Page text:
By 20th April 2019 there were signs of improvement. No temperature and he was brighter. Still no movement had returned, only his eyes flickered. Had the paralysis spread through his whole body? This poor strong man. Reduced by this disease to a thin mite. My heart goes out to him as I watch the nurses turn him to prevent bed sores. Modesty now lost for him.
Towards the end of April Kevin had commenced his trials to come off the ventilator. Doctors were amazed at the turn around and commented on how strong of a man he was. Still no voice and lip reading had proved to be difficult. It is draining and frustrating for all involved. Next step arrives. The nurses start to hoist Kevin from bed to wheelchair. Short intervals of sitting, breathing trials lengthen. May arrives and with it, the tilt table. Kevin is strapped in and gradually tilted to an upright position. Building over time to get him use to standing again.
With Kevins improvement it was now time to discuss the kidney. The tumor had grown in size and was too big to simply keep an eye on. If it spread Kevin would not be strong enough to undergo chemo but if we removed it, it was possible he wouldn't make it through the surgery. He had a better chance to remove it. So that decision was made. It was a successful seven hour surgery carried out on 13th June and Kevin made it through. It wasn't long after the operation when Kevin started to complain about bowel cramping and pressure. His left lung was also not doing so well. On the 19th of June Kevins colon ruptured, he got peritonitis and required an emergency six hour surgery to remove the colon, replacing it with a stoma and bag. On the 24th of June only five days after Kevin is returned to the operating room again as his stoma is not working correctly. Thankfully he recovers from all of these set backs.
Shortly after all his operations his speaking valve is introduced and we get to hear his voice again for the first time in such a long time. He was introduced to food and drink again. Finally there is a light at the end of this dark tunnel. At least until July 13th when we discover that Kevin had an internal bleed. After a full week of bleeding and receiving blood Kevin is transferred to Beaumont hospital. After two attempts to locate the bleed they locate it in the abdominal aorta artery and manage to successfully block it with coils. Two steps forward and ten steps back every time.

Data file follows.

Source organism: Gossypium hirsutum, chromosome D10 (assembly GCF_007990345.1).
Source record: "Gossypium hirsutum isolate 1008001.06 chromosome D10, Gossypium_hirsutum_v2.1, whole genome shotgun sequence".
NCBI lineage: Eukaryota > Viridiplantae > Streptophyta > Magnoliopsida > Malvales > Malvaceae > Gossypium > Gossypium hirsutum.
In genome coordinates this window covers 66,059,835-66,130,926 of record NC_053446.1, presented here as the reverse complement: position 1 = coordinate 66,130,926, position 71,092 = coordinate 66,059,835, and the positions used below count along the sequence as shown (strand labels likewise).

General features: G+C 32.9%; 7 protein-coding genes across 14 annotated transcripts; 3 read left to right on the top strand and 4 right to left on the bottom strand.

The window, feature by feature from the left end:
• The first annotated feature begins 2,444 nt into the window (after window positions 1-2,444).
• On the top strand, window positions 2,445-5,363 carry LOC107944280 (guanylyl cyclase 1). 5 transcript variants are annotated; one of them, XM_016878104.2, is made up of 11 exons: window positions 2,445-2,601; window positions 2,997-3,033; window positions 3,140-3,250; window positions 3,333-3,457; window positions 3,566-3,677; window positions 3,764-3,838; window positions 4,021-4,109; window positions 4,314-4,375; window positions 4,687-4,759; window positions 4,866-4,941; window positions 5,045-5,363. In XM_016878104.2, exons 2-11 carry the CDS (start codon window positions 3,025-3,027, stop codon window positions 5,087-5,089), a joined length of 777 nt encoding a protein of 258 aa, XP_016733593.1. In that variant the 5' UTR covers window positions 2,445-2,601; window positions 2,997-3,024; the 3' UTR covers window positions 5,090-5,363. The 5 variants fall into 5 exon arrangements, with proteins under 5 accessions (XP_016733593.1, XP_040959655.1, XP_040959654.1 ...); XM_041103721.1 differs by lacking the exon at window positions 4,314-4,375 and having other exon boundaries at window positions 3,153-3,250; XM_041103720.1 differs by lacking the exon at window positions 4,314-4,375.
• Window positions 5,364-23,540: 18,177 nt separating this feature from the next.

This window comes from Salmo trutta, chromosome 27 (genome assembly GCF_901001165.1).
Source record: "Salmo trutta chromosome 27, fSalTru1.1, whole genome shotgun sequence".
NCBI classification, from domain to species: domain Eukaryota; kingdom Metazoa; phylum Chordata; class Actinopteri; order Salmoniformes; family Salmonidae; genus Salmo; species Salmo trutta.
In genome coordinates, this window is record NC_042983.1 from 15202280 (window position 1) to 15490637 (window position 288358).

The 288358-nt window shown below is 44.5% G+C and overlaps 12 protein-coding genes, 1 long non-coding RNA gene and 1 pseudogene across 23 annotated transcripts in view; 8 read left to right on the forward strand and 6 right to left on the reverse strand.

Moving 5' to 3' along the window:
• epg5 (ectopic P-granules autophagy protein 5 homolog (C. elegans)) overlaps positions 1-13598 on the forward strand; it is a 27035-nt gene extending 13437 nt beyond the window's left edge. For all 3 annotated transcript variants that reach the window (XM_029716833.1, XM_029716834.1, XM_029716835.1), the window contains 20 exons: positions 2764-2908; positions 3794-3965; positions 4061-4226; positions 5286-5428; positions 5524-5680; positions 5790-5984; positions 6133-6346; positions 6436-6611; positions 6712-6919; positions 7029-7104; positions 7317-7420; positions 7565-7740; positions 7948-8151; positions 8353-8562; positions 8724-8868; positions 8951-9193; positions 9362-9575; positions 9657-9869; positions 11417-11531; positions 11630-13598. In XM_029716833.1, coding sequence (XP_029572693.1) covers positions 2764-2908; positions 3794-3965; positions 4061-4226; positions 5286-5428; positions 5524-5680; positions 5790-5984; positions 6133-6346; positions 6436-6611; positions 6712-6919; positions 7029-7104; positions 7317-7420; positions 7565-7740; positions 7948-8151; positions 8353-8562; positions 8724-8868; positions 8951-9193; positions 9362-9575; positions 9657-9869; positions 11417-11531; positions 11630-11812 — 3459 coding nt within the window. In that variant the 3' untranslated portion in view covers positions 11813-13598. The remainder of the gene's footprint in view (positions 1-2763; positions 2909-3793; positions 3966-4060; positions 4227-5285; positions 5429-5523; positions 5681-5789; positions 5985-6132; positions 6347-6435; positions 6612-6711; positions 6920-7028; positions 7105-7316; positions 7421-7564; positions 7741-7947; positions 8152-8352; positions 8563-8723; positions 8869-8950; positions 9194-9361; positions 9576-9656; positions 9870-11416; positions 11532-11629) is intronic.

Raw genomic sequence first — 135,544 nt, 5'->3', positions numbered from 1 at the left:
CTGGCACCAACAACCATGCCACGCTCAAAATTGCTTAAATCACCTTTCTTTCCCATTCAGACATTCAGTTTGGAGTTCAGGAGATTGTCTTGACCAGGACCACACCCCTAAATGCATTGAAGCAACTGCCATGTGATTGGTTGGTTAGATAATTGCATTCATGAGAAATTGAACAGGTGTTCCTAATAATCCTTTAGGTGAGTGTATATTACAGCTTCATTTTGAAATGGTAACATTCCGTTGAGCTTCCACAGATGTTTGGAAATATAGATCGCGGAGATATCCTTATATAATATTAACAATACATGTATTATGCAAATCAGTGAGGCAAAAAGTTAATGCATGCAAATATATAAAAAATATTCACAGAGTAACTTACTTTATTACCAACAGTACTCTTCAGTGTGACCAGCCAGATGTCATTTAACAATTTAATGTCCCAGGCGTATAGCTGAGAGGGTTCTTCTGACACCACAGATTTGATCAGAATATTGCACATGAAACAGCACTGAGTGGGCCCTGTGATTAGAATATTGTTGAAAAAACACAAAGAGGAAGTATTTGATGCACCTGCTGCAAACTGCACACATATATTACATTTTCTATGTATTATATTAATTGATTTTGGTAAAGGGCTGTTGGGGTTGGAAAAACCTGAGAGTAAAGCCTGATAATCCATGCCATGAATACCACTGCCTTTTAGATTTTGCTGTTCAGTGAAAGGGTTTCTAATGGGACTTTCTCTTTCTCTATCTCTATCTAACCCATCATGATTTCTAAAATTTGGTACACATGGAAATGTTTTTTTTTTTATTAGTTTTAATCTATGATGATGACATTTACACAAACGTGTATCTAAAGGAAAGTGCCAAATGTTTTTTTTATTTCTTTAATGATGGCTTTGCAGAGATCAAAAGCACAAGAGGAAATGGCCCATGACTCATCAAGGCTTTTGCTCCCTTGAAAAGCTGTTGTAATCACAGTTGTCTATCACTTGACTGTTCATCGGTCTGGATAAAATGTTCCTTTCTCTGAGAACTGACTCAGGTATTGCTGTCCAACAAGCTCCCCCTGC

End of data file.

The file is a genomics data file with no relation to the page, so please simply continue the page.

On the 30th of July Kevin returns to Blanchardstown Hospitals ICU. All finally going well into August, which marks 6 months since Kevin initially went into hospital, 5 months of which and counting in the ICU. On the 15th of August Kevin had a complaint about not being able to breathe properly, his CO2 levels rose drastically and Kevin took a turn. He ended up back on all his machines and full ventilation. Back on the life support we believed we had finally escaped from. A scope was carried out into the lungs that showed mucous that required removal and Kevin was put into critical state again. He has pseudomonous. Three antibiotics fail to take affect. Finally on the 25th of August a 4th antibiotic is introduced and we finally see a response in Kevins condition.
Since the 29th of August Kevin has started to come around again. He is trialing off his full ventilation again, he has his speech valve back again. He is sitting out in his wheelchair and doing his tilt table again aswell. He was off all antibiotics by September 1st. He is now 11 stone. Has extreme muscle wastage. He still cant move. The time has now come to move him on to a form of gentle excercise. Unfortunately there is no way he can perform as movement is not an option for him. There is a machine that can help. The Motomed Letto2 is an automatic arm and leg trainer, with this machine excercise can be carried out from his bed or chair. This movement therapy will improve Kevins chances at gaining muscle tone, circulation, weaning him from the ventilation completely and improve any neuromuscular damage that has been caused. It will initiate his first chance at rehab. Kevin will need this machine for a long time and his come back, although slow can greatly be improved through the assistance of this machine. Eventually as Kevin improves and no longer requires the use of this machine we plan to donate it to Blanchardstown Hospital so that it can benefit others with the overall improvement this machine can grant them. Kevin has been through enough and now its time to get him back to his garden, his family and his dogs.
Kevin has asked for a navy pin stripe suit to wear for the day he goes home from the hospital. He is adament that this will happen. His greatest hope is that he can wear this while he WALKS out the hospitals front doors. With your help and support he may be able to achieve that. You can make his hope a reality.